I decided to do so, and arrived in Nanchang, the capital of Jiangzi. In those days there was barely a tourist infrastructure in place in China, which had only opened to foreign visitors in 1979. As in Russia, tourists had to first report to the local Intourist office to show their papers and get assigned a hotel room. At that time I hadn’t learned any Chinese yet, and almost no one in China spoke English—unbelievable, only 20 years ago—so I hired the services of a translator and a driver, and a government cadre had to come along too to make sure I was up to nothing subversive.
We drove for two hours out into the countryside and up into the mountains and eventually arrived at our destination. Aside from the fact that no one in the West at the time really understood to what extent Buddhist practice still existed in China, there were two important reasons to visit this remote place. First, it was unknown if there were Chinese monks still doing chan (zen), since it was commonly supposed that the practice had disappeared from Buddhist temples during the period of syncretism and the disappearance of the Five Houses (chan sects) in the 14th century. The second reason was to see if the existing zen meditation practice bore any resemblance to the school of Soto Zen introduced by Dogen Zenji to Japan after he learned studied it at Cao-Dong sect’s Tiantong temple near Ningbo in the early 1200’s.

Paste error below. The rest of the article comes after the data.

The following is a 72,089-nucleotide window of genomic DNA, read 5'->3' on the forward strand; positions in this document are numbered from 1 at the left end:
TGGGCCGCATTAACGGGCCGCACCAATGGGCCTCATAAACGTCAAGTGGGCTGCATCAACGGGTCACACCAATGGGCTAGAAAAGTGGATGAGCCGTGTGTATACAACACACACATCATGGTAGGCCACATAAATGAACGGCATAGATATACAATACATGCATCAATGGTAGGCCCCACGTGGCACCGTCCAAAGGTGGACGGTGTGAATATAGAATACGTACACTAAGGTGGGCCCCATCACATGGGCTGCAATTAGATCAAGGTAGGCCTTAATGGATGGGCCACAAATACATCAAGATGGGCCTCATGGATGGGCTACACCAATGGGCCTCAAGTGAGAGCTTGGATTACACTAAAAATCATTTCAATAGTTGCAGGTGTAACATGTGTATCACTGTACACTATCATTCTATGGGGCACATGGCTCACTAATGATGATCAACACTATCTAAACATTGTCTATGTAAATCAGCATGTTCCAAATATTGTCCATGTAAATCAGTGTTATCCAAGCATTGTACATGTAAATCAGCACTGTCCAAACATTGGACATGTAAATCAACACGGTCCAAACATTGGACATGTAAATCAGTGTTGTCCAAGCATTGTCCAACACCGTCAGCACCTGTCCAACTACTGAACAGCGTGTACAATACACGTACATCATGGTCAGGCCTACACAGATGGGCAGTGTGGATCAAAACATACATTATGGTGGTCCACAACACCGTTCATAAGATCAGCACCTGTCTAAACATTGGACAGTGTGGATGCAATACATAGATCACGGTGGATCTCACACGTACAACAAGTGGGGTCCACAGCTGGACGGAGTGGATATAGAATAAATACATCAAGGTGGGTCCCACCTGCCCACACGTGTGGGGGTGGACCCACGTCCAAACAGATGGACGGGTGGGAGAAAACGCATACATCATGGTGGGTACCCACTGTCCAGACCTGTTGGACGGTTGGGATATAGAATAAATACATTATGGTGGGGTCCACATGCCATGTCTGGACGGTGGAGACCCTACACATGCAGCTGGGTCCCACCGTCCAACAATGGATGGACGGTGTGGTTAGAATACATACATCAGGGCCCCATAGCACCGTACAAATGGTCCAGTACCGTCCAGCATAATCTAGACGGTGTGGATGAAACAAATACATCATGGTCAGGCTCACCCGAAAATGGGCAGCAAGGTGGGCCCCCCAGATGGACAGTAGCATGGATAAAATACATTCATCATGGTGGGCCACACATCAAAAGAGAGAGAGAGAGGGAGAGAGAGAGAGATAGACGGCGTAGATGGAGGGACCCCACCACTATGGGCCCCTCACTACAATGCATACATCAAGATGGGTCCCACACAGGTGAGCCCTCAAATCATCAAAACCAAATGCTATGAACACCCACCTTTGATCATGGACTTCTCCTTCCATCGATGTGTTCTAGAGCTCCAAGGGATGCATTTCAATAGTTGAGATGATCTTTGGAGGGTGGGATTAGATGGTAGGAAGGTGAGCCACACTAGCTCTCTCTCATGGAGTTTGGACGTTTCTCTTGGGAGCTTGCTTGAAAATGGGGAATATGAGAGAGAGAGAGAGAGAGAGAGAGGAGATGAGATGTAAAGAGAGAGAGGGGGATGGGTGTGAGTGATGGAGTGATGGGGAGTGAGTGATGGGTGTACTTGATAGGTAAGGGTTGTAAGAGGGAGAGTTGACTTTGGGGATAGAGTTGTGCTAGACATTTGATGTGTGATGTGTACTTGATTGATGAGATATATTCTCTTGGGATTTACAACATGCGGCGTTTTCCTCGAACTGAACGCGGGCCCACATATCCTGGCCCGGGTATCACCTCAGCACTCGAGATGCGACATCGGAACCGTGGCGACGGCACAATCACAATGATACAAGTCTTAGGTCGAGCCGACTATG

If this subject is of interest to you, please read my interview with Abbot Chen in the white box below. Be sure to click on the following pictures for a closer view.
Zhenru from a distance on a bleak February day. The temple was savaged during the Cultural Revolution and rebuilt mainly with money from Taiwan. Nevertheless, according to Abbot Chen, zen meditation has continued here without interruption for over 1000 years.
Zhenru is surrounded with rice fields. The imperial government never allowed monks to do perform ritual alms-gathering as is still done today in Southeast Asia.
Venerable T Guang, Guest Manager (l.), and Venerable Yi Chen (r.), Abbot of Zhenru monastery. Below a statue of Manjusri, the Perfect Wisdom Boddhisattva, found typically in his glass box at the entrance to a chan meditation hall.
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